Strazhi Urala

Large organizations, including educational institutions, often own real estate critical to routine operations. Additionally, owning real estate provides the opportunity to expand mission-based services, grow programmatic impact, and possibly generate revenue. As these institutions look to unlock the potential of underutilized real estate, they often seek to minimize their financial risk and high demand for staff resources. In our practice, Denham Wolf has seen a growing interest in engaging third-party developers to bring in additional expertise and resources. Navigating this process requires careful planning and rigorous implementation.

The phrase Public Private Partnership (“PPP”) was initially coined to describe a public entity leveraging the resources and expertise of a private entity to amplify the positive impacts of a capital project. These days, PPP commonly refers to any nonprofit that partners with a private developer to facilitate the development of property. Essentially, the use of a developer’s money to leverage a nonprofit’s assets.

Today we see many universities and colleges finding themselves in a competition to have the newest and best-in-class facilities. For institutions to remain attractive to top-tier talent, their buildings must embrace innovation and technological advances. Further, many wish to represent their commitment to sustainability by developing “state of the art” buildings that minimize their carbon footprint and highlight sustainable practices. Larger institutions often lead by example, especially when implementing sustainability in new on-site projects.

Institutions often leverage their real estate to impact their communities in numerous ways. For example, in addition to being revenue-generating, retail storefronts present the opportunity to create a distinctive campus atmosphere and culture. Organizations with underutilized properties on- and off-campus are encouraged to explore opportunities to use these sites to expand programs, generate income, serve the broader community, or a combination of all three. To access the full potential of their properties yet mitigate the impact on the institution’s balance sheet, some choose to enter into a relationship with a developer – often to preserve some control over the asset, a long-term ground lease. Untapped resources that have been “warehoused” until the resources are available can accelerate their path towards utilization.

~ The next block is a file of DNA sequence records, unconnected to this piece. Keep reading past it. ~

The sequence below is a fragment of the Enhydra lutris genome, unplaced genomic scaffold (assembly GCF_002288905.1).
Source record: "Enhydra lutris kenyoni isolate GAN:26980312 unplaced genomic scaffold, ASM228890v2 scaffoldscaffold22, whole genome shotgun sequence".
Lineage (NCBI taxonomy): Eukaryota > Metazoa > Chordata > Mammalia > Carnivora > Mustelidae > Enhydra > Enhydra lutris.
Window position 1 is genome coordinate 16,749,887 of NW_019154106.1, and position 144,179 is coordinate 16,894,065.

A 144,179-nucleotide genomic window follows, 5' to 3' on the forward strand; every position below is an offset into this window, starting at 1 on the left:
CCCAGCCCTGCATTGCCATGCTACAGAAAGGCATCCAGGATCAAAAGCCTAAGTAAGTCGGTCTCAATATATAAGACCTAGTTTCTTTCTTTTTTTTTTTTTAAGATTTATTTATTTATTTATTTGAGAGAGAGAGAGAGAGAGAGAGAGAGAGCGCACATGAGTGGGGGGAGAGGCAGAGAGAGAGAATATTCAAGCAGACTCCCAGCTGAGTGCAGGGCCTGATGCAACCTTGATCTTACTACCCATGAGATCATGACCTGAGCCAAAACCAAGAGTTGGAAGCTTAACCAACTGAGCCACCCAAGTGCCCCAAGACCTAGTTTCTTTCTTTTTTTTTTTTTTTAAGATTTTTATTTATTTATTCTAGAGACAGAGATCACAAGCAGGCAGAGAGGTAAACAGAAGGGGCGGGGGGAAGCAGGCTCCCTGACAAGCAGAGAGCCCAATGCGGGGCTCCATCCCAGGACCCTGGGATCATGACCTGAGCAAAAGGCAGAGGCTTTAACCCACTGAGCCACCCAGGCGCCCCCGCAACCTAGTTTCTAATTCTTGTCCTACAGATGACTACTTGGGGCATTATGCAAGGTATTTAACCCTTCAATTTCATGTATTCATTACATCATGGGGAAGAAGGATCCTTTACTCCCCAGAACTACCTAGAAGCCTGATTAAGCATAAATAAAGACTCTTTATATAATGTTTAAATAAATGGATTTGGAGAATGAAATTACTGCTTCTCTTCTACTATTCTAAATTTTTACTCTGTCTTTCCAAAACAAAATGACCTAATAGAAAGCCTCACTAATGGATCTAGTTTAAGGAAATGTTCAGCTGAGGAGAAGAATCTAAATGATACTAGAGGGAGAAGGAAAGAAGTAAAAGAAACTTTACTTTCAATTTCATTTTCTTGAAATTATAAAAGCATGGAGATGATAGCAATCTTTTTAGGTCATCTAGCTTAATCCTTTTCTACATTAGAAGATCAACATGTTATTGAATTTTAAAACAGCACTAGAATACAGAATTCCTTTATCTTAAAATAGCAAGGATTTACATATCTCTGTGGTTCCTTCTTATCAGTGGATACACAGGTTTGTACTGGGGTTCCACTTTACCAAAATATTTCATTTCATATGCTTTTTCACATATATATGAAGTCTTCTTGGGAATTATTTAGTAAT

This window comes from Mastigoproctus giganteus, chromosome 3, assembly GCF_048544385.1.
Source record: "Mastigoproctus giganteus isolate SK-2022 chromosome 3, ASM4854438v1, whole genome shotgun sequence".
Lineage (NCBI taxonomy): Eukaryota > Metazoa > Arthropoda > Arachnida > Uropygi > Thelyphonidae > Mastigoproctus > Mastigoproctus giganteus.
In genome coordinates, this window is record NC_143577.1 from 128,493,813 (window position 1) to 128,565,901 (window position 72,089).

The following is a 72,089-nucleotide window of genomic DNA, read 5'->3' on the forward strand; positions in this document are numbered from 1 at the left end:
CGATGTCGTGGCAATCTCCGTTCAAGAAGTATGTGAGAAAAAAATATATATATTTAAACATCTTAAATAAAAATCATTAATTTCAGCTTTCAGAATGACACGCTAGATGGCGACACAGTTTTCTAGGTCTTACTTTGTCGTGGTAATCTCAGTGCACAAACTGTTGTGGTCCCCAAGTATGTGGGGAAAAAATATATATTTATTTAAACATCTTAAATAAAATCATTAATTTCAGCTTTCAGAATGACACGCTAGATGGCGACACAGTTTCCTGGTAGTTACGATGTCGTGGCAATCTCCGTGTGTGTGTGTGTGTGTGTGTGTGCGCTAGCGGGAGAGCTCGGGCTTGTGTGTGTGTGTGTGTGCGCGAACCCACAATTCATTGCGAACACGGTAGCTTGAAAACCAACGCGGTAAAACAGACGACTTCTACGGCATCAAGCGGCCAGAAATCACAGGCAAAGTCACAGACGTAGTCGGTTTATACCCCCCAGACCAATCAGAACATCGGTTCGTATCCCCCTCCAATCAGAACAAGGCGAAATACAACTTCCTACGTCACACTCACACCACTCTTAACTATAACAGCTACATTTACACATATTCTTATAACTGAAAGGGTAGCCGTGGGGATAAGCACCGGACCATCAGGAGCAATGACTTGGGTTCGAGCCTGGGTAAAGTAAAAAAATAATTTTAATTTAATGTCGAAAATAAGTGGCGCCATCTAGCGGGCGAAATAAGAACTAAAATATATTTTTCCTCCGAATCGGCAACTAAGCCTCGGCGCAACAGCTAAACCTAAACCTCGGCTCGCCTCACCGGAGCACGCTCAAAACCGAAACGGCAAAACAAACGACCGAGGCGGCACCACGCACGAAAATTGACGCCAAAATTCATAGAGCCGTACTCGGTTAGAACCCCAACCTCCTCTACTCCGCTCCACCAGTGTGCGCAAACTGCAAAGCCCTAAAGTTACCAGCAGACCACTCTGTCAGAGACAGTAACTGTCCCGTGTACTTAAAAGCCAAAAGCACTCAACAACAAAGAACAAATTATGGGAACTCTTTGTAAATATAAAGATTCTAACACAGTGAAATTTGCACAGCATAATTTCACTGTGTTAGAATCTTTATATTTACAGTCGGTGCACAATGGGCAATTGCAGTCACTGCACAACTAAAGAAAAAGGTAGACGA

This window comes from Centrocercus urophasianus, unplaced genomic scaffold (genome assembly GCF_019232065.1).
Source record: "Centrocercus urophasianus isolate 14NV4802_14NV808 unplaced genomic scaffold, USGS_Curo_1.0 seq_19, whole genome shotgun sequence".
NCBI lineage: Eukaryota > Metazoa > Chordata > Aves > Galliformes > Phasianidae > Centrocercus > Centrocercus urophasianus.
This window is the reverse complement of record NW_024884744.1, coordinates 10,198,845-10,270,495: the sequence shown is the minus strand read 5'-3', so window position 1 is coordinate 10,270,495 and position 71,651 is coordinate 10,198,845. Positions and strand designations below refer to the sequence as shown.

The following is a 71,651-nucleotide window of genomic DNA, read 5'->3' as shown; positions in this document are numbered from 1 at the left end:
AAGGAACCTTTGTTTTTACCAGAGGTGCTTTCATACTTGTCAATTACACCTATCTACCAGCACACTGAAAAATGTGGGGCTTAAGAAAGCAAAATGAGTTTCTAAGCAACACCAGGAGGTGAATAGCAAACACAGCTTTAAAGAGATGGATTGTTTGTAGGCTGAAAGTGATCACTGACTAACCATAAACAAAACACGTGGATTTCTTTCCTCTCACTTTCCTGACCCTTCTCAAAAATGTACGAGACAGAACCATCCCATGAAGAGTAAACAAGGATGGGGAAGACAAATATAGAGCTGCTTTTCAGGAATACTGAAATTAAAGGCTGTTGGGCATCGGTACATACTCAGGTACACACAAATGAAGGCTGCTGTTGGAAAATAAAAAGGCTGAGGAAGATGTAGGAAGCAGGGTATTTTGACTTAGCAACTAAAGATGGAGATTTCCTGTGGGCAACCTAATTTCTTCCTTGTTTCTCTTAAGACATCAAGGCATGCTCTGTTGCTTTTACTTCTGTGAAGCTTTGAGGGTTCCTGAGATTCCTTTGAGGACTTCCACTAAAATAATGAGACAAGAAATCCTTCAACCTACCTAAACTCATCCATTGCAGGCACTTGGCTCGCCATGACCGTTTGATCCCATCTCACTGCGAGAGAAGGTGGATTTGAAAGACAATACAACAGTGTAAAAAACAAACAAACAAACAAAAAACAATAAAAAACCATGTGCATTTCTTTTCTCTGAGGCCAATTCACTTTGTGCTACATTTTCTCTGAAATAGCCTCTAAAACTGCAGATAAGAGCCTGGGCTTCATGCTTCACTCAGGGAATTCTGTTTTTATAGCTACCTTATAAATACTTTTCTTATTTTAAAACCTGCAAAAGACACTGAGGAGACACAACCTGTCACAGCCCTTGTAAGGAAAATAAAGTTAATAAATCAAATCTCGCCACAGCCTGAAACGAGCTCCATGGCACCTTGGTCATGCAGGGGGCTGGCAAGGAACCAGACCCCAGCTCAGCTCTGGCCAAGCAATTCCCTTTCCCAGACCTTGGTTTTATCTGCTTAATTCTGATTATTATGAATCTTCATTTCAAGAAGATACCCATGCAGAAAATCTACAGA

Many universities and colleges have staff experienced in developing traditional physical spaces and effectively utilizing fundraising, both from philanthropy and debt. Internal teams, however, may be over-extended and strained when it comes to projects outside of the routine. In certain instances, the institution may lack the internal expertise necessary to carry out highly specialized buildings, including life science and cutting-edge medical facilities.

An arms-length transaction with a third-party developer, when structured appropriately, can jumpstart the activation of an underutilized asset while preserving the nonprofit’s debt-service capacity, staff resources, and critical financial ratios for existing debt obligations. Depending on the institution’s priorities, the transaction can also generate additional revenue for the institution.

For example, in our work with Columbia University, we have explored the possibility of bringing in a developer to maximize the use of all available development rights while delivering a critical programmatic need to the university. The additional development may accommodate housing or commercial uses, whatever the market deems preferable, which will generate income to allow the developer to pay Columbia ground rent on a long-term lease. Columbia would retain the right to expand into or eventually acquire the expanded development for its purposes in the future.

To realize the full benefit of working with a developer and ensure a rigorous and fair process, developer selection must be transparent to the institution and result in an unbiased “market” transaction. The institution must be clear about its expectations for the project, and we strongly recommend a thorough planning process to build consensus, including economics, timing, preferred uses, and more. It is helpful to establish non-negotiables (i.e., we must generate at least $X or we will not pursue the project, we must select a local developer), because the project will create momentum that can otherwise cause you to lose track of your key priorities. The request for proposal (RFP) is also the opportunity to express specific preferences, such as a requirement for Minority and Women-Owned Business Enterprises (MWBE) participation levels or union labor.

We recommend curating a list of appropriate developers, based on experience, capacity, and reputation, to receive a customized RFP. The RFP should present adequate information about the proposed development to facilitate the respondents’ responses and establish clear expectations for submission requirements. It is helpful to include in the RFP a request for a live financial model detailing their underwriting and preliminary design ideas, renderings, and their proposed development schedule. Also, be sure to include opportunities for clarifying questions, interviews, and proposal revisions.

Once you have identified the select group of developers and explored their interest in the proposed project, you can distribute your RFP and commence the dynamic and balanced competitive process. The RFP process should be well documented, from establishing project criteria through creating the list of selected developers to finalizing the selection. In addition to providing a clear rationale for the institution’s decision, it also creates the foundation for preparing the term sheet and, ultimately, the contract codifying the terms of the transaction.